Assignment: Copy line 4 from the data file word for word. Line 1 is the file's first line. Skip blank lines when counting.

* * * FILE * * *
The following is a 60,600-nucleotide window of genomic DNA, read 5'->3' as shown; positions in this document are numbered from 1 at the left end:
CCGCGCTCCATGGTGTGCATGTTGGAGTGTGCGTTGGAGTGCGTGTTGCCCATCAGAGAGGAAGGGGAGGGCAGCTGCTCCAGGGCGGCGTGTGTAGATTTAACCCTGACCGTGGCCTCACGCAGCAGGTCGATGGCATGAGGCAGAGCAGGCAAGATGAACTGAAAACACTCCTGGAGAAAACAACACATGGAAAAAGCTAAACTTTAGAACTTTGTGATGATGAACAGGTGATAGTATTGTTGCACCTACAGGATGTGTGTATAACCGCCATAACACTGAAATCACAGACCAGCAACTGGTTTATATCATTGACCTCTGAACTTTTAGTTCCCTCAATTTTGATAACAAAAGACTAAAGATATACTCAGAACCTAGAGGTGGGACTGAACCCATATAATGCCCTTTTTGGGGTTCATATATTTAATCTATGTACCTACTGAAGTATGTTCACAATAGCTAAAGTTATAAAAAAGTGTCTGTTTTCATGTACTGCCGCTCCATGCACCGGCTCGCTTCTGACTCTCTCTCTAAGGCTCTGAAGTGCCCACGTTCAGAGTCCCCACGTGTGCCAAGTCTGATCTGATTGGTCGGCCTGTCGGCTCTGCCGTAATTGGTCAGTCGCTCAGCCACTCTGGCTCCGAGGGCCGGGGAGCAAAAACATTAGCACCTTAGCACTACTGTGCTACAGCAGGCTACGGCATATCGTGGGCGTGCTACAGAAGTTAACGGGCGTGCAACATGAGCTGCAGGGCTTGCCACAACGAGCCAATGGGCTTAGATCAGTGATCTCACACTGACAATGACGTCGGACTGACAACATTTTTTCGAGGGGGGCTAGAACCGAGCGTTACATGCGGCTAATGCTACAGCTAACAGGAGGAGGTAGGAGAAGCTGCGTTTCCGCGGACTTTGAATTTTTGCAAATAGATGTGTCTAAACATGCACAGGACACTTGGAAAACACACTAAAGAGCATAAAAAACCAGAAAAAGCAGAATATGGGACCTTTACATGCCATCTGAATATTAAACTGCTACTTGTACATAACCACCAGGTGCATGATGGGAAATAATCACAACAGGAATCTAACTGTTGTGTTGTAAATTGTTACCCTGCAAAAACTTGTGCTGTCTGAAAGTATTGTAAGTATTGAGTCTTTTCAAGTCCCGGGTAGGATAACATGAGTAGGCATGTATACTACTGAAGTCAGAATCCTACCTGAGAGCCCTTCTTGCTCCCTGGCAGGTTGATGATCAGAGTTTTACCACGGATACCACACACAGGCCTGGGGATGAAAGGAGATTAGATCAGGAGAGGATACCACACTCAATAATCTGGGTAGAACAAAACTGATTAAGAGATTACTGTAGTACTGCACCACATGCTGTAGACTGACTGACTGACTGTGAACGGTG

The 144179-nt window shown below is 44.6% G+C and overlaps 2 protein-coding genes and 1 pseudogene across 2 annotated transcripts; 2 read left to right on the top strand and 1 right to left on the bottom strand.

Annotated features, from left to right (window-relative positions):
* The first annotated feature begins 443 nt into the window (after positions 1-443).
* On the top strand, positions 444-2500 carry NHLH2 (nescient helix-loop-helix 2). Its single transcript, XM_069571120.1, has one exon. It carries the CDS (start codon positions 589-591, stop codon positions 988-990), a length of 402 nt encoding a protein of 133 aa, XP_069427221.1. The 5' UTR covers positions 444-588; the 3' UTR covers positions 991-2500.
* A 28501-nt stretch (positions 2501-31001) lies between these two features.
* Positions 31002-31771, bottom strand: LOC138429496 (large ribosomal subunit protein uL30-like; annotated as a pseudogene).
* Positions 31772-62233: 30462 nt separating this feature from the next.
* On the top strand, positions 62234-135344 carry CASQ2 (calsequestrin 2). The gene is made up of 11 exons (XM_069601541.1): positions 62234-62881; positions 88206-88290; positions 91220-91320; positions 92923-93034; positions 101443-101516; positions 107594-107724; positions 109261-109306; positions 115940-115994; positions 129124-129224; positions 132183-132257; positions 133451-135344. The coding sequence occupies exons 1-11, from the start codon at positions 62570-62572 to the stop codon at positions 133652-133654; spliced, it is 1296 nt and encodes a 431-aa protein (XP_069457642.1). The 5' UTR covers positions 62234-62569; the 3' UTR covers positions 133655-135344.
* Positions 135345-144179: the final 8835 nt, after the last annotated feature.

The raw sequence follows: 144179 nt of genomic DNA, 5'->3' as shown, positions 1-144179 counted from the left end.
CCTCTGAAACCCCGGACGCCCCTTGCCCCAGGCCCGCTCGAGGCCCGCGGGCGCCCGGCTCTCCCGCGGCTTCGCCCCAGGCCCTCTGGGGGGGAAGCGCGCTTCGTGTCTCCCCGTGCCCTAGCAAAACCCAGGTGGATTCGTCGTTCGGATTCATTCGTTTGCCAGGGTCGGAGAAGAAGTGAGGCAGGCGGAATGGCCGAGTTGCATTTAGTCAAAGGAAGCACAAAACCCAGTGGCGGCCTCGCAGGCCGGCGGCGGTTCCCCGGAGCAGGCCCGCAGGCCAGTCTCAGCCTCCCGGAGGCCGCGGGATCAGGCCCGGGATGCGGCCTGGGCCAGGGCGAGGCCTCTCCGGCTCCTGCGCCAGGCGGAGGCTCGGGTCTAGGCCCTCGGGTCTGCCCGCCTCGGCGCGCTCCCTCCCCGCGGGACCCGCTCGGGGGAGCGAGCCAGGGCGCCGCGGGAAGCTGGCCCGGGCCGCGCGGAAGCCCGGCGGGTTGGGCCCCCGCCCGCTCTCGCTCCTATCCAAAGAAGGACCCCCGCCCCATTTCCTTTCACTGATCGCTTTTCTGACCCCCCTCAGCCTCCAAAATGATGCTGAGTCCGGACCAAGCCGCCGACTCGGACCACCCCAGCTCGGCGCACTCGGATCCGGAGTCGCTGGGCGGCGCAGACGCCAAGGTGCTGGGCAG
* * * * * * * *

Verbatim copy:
Annotated features, from left to right (window-relative positions):